The third paragraph:
Explain how they can support you. Give them the cheapest way they can support you and easily. Tell them that it starts at 10£ (as in my case crowdfunding my book). Forget the rest of the reward levels. Just forget it. Don’t try to upsell people when this is simply a consumer item. You are trying to get numbers as it is a numbers game. You are not selling a single luxury handbag for £6,000. This is a cheap thing. Most people I know have no money so why worry them that there are levels. If they have more than 10£ then great. They will give more once they trust you and your tactics. Trust is worth more than love. They don’t have to love you or your product but they must trust you in order to hand over cold hard cash or card.
Lastly, it’s not very obvious but think and write clearly. The clearer you think before you write the better your writing will be (this is true of all writing). Do not ever wander out of the context of the pitch. See also Your Crowdfunding Pitch De-Brief.
If you want me to check over your pitch, I will be happy to do so. Of course, I am no expert. No one is. They all learn from experience. Those who say they are experts are charlatans. They are selling snake oil. How can anyone be an expert when I just explained to you every single pitch is tailor-made, customised for each customer? No two customers are alike. Unless you are selling phone covers, no two creative products are alike. Would you think that as a customer you are exactly like someone else of a different age, gender, from somewhere else in the world? No! We are all unique. Therefore every pitch must be made unique and hit the heart and the mind of your intended customer with utmost precision.
I have been working on the cover design with the graphic designer who has designed bestsellers like The No. 1 Ladies Detective Agency by Alexander McCall Smith and Marina Lewycka’s A Short History of Tractors in Ukrainian. As a designer myself, I find it both easy and hard to take the back seat and let someone do the driving. I’ve even done a moodboard, see below, as the designer inside me always kicks in when you don’t want it to, like at 5 am. The last update I wrote was 24 May just before half term break. I seem to be making updates just before the end of term. Today is the last week of term. Subliminally I don’t know if I will survive school holidays. That is why I have to do my updates just before school breaks up. Question time: “Where’s. Me. Book. Where’s. Your. Book. Where’s. OUR. book.” Answer: It will be out soon – follow these updates closely from now. The clock is ticking. Baby will arrive soon. Parents, be brave! Writers, be braver!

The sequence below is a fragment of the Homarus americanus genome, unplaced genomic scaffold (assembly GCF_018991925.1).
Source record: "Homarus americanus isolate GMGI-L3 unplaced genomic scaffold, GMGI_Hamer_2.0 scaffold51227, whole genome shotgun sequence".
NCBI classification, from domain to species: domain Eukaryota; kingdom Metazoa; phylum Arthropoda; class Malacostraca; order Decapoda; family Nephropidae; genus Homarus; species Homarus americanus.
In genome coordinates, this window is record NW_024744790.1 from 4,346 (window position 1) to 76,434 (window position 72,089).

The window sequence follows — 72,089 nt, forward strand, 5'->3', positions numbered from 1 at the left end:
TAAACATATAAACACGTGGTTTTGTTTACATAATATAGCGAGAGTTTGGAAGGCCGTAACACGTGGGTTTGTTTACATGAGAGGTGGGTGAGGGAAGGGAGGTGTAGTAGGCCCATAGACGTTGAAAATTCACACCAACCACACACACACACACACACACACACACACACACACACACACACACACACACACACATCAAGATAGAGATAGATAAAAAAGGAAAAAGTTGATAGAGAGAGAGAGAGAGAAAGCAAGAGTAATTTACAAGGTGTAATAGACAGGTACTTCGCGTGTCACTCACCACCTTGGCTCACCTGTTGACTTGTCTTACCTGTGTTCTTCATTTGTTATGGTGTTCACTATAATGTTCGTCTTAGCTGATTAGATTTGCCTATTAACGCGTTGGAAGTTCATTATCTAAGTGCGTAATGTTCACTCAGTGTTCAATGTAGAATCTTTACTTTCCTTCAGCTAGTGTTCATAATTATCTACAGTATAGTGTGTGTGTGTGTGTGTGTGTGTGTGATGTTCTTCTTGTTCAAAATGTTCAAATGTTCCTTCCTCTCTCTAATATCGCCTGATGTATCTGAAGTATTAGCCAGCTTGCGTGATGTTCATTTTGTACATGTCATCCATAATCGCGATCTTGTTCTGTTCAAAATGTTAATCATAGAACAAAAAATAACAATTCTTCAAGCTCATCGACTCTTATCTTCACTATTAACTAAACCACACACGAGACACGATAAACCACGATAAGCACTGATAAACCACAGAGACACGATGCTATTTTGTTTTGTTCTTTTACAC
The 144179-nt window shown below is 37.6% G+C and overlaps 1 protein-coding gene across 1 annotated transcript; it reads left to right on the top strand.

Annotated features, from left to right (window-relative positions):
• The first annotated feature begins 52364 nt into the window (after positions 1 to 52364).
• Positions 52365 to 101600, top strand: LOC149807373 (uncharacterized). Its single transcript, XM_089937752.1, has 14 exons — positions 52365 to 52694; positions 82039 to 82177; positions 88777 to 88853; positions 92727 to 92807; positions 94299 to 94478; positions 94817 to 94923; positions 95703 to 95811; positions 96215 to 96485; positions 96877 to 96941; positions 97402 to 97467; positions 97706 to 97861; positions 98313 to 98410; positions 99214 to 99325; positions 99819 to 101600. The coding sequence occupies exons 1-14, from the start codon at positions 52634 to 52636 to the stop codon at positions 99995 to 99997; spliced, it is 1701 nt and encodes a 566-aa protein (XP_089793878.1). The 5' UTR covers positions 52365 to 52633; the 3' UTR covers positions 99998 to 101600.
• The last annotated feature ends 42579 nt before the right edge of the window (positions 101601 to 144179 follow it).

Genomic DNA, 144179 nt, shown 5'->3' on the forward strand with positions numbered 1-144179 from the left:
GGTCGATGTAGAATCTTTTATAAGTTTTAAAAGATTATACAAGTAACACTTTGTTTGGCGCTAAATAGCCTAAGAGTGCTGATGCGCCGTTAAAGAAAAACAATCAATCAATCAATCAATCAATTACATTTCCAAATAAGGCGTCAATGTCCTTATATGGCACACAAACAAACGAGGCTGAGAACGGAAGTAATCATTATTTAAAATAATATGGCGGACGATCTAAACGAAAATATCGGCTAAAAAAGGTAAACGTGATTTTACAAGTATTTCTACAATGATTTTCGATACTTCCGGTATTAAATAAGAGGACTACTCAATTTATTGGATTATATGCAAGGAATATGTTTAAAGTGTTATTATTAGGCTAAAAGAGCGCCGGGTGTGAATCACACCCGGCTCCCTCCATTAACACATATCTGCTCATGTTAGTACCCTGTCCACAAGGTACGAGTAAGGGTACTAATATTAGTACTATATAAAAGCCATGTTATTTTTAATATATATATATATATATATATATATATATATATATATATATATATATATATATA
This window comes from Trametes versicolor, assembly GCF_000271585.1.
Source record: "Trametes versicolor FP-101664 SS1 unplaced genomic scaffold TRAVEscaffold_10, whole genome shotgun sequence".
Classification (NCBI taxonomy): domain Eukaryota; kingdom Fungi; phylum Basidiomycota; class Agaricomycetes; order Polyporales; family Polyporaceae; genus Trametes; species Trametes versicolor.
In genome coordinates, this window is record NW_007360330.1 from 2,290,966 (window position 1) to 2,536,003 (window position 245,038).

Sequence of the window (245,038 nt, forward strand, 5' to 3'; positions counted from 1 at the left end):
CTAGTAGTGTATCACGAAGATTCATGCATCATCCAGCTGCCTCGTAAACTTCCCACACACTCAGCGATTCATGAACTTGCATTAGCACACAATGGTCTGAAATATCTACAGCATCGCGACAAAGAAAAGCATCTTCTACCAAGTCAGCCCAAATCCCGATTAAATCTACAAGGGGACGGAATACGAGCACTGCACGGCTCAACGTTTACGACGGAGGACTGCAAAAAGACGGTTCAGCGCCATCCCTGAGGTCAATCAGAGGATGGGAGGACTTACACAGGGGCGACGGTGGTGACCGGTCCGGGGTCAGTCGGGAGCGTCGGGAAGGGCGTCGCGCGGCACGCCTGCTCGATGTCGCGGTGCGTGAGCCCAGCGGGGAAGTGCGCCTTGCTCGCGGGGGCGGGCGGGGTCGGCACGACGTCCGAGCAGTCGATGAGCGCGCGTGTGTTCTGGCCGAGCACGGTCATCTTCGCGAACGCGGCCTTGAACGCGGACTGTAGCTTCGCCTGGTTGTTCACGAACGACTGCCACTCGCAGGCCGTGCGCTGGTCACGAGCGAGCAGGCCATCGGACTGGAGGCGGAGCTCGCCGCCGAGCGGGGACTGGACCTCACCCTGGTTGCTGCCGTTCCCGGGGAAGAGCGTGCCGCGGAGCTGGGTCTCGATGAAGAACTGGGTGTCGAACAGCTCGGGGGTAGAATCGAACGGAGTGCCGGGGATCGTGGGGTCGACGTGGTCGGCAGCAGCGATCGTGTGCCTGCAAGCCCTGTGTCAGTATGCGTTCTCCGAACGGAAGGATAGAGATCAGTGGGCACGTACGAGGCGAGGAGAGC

Dude, I am not allowed to complain because I was and am a writer therefore I am already a masochist. In fact I am hanging upside down now flogging myself. It took me more than a decade (I think 13 years and still counting) to write both these books. They are at last both being published the TRADITIONAL way which was what I wanted. It’s a dream come true so that is why I am not allowed to complain. Headache, backache, finger pain, joint and wrist pain, hangover, insomnia, stress, hives, hypertension, hyperventilation, just hyper, overeating, undereating, sick or feeling sick, nauseous, tired, exhaustion, not enough sleep, too much sleep, over caffeinated, under caffeinated, not enough guitar-playing, too much guitar-playing. A Tale of Two Books in Two Months. If I complain, somebody please give me a slap.
And this is caused by?
Myself. Over the last five weeks I have been feeling very stressed, not only were there three disasters in succession in London – the London Bridge attack, Grenfell Tower fire, and the Finsbury Park mosque attack, I have had to handle the most crucial process of the fantasy world of writing and art. Turning them from ideas to reality. There were actually real disasters going on out there that I just could not ignore. My own writing and art have suffered delays because I am in that crazy living-the-dream situation of having two books out this year and at any one point, one has to be ignored (usually “one” means me, but this time it means one of the books). It’s called sibling rivalry and I cannot give attention to both at the same time. I am a mum so I know this for sure.
What have you been doing all this time?
Well first I wrote the books. That’s when all the trouble began. Then I crowdfunded one of them and sent one to an international competition. More trouble. Now that’s all over and this timeline begins:
Thursday 30 March 2017 – Submit Heart of Glass MS for structural editing. Finished editing Cry of the Flying Rhino and sent back to Hong Kong.
Friday 12 May 2017 – Received HoG MS with commentary back and Unbound editor’s crib sheet (London)
Tuesday 16 May 2017 – First round HoGstructural edit begins. Work with publisher closely. Start building and compiling international network of writer, blogger, journalist, lecturer contacts for Cry of the Flying Rhino (London, Hong Kong, Malaysia, Singapore… so far) PR later on.
Tuesday 6 June 2017 – First round HoG completed and handed back to Unbound. Start on Cry cover designs.
Friday 9 June 2017 – Heart of GlassEditor pleased. Replied with another sheet of minor comments.
Monday 12 June 2017 – Second round begins. Hand in the Cry of the Flying Rhino cover designs for publisher’s comments
Wednesday 21 June 2017 – Received news that the launch date of Cry is Thursday 16 November 2017 in Hong Kong where I will be travelling to to receive my prize and to do the launch. I am not sure what that entails.
Thursday 22 June 2017– Handed back HoG(this is where we are at). Revise Cry cover designs. Go to printer shop, print and test 300 DPI resolution OK or not. If not OK, must re-do at 600 DPI. Received email that two Hong Kong authors/lecturers have written their advanced comments for Cry back cover text.
Why did you undertake the design of the Cry book cover?
Note: Although the publisher in Hong Kong, Proverse, has a designer to hand, I am actually a designer myself and have been for the last 22 or 24 years (lost track myself) though not a print designer. I know the software backwards. I laid out my school newsletters, Uni journals etc. Since then I have designed countless artwork for my architectural business, band promotional material, posters, CD covers, leaflets, coffee morning artwork for the school, piano lesson artwork etc. Therefore I felt roughly competent and being the OCD control freak that I was, I felt compelled to undertake it. To see the two draft designs click here.